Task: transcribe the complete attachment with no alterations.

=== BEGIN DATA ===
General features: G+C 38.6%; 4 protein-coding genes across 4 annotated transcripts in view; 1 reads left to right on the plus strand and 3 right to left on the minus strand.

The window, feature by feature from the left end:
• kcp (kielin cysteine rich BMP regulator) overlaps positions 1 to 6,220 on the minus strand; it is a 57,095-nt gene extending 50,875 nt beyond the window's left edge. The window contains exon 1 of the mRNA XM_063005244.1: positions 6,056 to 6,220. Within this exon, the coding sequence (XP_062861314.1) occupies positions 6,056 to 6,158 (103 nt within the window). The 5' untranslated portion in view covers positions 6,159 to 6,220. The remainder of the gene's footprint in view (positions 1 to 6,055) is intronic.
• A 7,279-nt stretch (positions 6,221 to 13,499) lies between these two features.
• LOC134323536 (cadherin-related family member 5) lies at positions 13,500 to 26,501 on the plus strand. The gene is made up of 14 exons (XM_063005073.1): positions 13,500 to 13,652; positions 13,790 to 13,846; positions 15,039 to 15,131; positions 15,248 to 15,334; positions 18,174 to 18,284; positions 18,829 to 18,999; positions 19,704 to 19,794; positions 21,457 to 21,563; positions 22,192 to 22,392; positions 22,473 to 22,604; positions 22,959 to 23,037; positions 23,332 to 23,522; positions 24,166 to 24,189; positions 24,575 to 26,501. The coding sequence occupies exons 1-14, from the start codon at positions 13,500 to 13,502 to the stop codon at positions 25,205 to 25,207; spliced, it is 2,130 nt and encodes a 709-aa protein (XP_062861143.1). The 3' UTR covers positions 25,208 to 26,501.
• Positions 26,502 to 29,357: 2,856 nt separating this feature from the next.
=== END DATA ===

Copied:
General features: G+C 38.6%; 4 protein-coding genes across 4 annotated transcripts in view; 1 reads left to right on the plus strand and 3 right to left on the minus strand.

The window, feature by feature from the left end:
• kcp (kielin cysteine rich BMP regulator) overlaps positions 1 to 6,220 on the minus strand; it is a 57,095-nt gene extending 50,875 nt beyond the window's left edge. The window contains exon 1 of the mRNA XM_063005244.1: positions 6,056 to 6,220. Within this exon, the coding sequence (XP_062861314.1) occupies positions 6,056 to 6,158 (103 nt within the window). The 5' untranslated portion in view covers positions 6,159 to 6,220. The remainder of the gene's footprint in view (positions 1 to 6,055) is intronic.
• A 7,279-nt stretch (positions 6,221 to 13,499) lies between these two features.
• LOC134323536 (cadherin-related family member 5) lies at positions 13,500 to 26,501 on the plus strand. The gene is made up of 14 exons (XM_063005073.1): positions 13,500 to 13,652; positions 13,790 to 13,846; positions 15,039 to 15,131; positions 15,248 to 15,334; positions 18,174 to 18,284; positions 18,829 to 18,999; positions 19,704 to 19,794; positions 21,457 to 21,563; positions 22,192 to 22,392; positions 22,473 to 22,604; positions 22,959 to 23,037; positions 23,332 to 23,522; positions 24,166 to 24,189; positions 24,575 to 26,501. The coding sequence occupies exons 1-14, from the start codon at positions 13,500 to 13,502 to the stop codon at positions 25,205 to 25,207; spliced, it is 2,130 nt and encodes a 709-aa protein (XP_062861143.1). The 3' UTR covers positions 25,208 to 26,501.
• Positions 26,502 to 29,357: 2,856 nt separating this feature from the next.